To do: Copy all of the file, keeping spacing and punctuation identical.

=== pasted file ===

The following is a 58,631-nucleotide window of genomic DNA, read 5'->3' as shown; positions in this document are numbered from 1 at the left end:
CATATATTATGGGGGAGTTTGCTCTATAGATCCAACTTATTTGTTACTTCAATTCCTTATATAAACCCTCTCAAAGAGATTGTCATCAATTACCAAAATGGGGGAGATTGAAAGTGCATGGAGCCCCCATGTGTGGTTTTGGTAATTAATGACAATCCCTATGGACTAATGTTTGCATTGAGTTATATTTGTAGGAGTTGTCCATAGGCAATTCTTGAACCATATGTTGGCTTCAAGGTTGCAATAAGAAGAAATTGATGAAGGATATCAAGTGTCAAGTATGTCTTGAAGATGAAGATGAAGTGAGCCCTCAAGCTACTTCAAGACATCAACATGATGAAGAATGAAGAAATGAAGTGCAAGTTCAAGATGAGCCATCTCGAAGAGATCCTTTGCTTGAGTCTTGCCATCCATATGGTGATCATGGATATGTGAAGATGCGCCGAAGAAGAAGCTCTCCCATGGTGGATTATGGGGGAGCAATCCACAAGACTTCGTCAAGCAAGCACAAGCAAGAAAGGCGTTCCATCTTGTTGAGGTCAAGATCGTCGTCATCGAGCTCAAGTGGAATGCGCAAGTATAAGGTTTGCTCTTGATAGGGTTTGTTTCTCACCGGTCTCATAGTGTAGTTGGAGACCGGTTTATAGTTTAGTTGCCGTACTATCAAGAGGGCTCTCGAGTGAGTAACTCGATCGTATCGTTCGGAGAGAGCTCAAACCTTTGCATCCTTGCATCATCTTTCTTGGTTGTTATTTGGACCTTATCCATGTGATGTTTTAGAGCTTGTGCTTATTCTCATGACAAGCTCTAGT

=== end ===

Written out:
The following is a 58,631-nucleotide window of genomic DNA, read 5'->3' as shown; positions in this document are numbered from 1 at the left end:
CATATATTATGGGGGAGTTTGCTCTATAGATCCAACTTATTTGTTACTTCAATTCCTTATATAAACCCTCTCAAAGAGATTGTCATCAATTACCAAAATGGGGGAGATTGAAAGTGCATGGAGCCCCCATGTGTGGTTTTGGTAATTAATGACAATCCCTATGGACTAATGTTTGCATTGAGTTATATTTGTAGGAGTTGTCCATAGGCAATTCTTGAACCATATGTTGGCTTCAAGGTTGCAATAAGAAGAAATTGATGAAGGATATCAAGTGTCAAGTATGTCTTGAAGATGAAGATGAAGTGAGCCCTCAAGCTACTTCAAGACATCAACATGATGAAGAATGAAGAAATGAAGTGCAAGTTCAAGATGAGCCATCTCGAAGAGATCCTTTGCTTGAGTCTTGCCATCCATATGGTGATCATGGATATGTGAAGATGCGCCGAAGAAGAAGCTCTCCCATGGTGGATTATGGGGGAGCAATCCACAAGACTTCGTCAAGCAAGCACAAGCAAGAAAGGCGTTCCATCTTGTTGAGGTCAAGATCGTCGTCATCGAGCTCAAGTGGAATGCGCAAGTATAAGGTTTGCTCTTGATAGGGTTTGTTTCTCACCGGTCTCATAGTGTAGTTGGAGACCGGTTTATAGTTTAGTTGCCGTACTATCAAGAGGGCTCTCGAGTGAGTAACTCGATCGTATCGTTCGGAGAGAGCTCAAACCTTTGCATCCTTGCATCATCTTTCTTGGTTGTTATTTGGACCTTATCCATGTGATGTTTTAGAGCTTGTGCTTATTCTCATGACAAGCTCTAGT